The other two winners of this award given every four years, considered the equivalent of a “Nobel of mathematics”, are the researcher based in the United States June Huh and the Briton James Maynard.

The medal, awarded by the International Mathematical Union, celebrates the “exceptional discoveries” of researchers under the age of 40.

The announcement was made at a ceremony in Helsinki as part of the International Congress of Mathematicians. It should have initially taken place in Saint Petersburg, but the ceremony was relocated to Helsinki due to the war in Ukraine.

Frenchman Hugo Duminil-Copin, 36, devotes his work to the mathematical branch of statistical physics. Appointed professor at the age of 29, the probabilistic mathematician divides his time between the Institut des Hautes Etudes Scientifiques, near Paris, and the University of Geneva.

He was awarded for having solved several “long-standing problems in the probabilistic theory of phase transitions”, which opened up “several new directions of research”, according to the jury.

The second woman to win the award in its 80-year history, Maryna Viazovska was born 37 years ago in Ukraine, then in the Soviet Union. Since 2017, she has been a professor at the Ecole Polytechnique Fédérale de Lausanne, in Switzerland.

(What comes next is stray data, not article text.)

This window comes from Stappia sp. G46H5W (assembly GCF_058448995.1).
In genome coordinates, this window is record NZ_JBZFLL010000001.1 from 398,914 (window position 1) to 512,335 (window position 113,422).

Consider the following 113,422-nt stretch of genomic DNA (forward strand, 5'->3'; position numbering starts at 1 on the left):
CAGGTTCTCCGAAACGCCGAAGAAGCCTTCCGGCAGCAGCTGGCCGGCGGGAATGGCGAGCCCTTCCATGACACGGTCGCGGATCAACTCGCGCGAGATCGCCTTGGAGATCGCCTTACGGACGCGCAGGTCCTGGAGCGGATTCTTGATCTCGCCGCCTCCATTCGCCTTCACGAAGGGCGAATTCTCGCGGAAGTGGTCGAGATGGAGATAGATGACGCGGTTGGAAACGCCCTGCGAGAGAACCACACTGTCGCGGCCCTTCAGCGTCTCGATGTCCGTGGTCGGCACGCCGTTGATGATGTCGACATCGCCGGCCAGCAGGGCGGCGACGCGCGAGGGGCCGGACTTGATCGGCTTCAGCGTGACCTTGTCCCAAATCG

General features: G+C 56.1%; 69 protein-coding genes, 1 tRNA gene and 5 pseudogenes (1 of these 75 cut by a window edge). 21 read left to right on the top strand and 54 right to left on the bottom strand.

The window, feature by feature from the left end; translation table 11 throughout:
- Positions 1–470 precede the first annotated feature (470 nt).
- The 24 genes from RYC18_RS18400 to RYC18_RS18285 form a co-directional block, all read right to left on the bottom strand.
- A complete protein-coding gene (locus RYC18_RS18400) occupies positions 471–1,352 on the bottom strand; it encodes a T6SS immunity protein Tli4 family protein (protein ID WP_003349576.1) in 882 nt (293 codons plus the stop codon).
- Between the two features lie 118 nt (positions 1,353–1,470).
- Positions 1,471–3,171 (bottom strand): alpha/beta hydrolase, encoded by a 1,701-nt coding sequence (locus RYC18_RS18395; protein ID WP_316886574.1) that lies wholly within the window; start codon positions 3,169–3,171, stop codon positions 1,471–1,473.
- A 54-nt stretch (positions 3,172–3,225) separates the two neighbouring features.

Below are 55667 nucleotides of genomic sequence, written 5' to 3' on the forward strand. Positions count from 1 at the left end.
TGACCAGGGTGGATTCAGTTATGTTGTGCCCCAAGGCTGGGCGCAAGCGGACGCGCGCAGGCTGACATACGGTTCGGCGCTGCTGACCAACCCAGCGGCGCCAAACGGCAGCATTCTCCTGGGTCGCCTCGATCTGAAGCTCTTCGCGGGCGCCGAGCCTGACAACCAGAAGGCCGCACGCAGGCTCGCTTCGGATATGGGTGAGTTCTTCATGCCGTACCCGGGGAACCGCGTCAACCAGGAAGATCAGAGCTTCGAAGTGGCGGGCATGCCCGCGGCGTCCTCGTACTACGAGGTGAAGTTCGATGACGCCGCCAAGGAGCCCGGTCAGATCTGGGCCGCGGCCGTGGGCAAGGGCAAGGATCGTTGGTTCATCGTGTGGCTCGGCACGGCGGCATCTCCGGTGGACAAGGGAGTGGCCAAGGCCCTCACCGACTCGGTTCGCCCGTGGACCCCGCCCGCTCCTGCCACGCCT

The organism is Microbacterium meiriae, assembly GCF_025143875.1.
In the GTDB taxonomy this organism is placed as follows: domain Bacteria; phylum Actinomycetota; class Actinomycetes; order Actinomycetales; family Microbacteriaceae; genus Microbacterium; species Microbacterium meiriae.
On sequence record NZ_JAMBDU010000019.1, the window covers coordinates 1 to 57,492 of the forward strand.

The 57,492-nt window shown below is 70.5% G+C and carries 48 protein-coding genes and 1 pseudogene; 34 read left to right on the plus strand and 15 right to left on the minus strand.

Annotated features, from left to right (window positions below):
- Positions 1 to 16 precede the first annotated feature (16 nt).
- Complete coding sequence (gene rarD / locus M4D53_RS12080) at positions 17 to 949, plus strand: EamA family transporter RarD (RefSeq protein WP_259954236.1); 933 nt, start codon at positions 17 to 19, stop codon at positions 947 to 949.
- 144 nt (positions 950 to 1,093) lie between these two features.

The mathematician received the award for solving a version of a centuries-old geometric problem, demonstrating the densest packing of identical spheres beyond three-dimensional space – in this case the amazing dimension 8 where the symmetry is optimal.

The “compact stacking problem”, more commonly known as the “orange merchant problem”, has plagued mathematicians since the 16th century, when the question arose of the densest possible stacking of cannonballs.

In 2014, Iranian Maryam Mirzakhani, who died of cancer three years later, was the first woman to win the Fields Medal.

35-year-old Briton James Maynard is a professor at the University of Oxford in the United Kingdom. He receives the medal “for (his) contributions to analytic number theory, which have led to major advances in the understanding of the structure of prime numbers and in the Diophantine approximation”.

Professor at Princeton University in the United States, June Huh, 39, was selected for having “transformed” the field of combinatorial geometry, “using methods from Hodge theory, tropical geometry and theory of singularities”.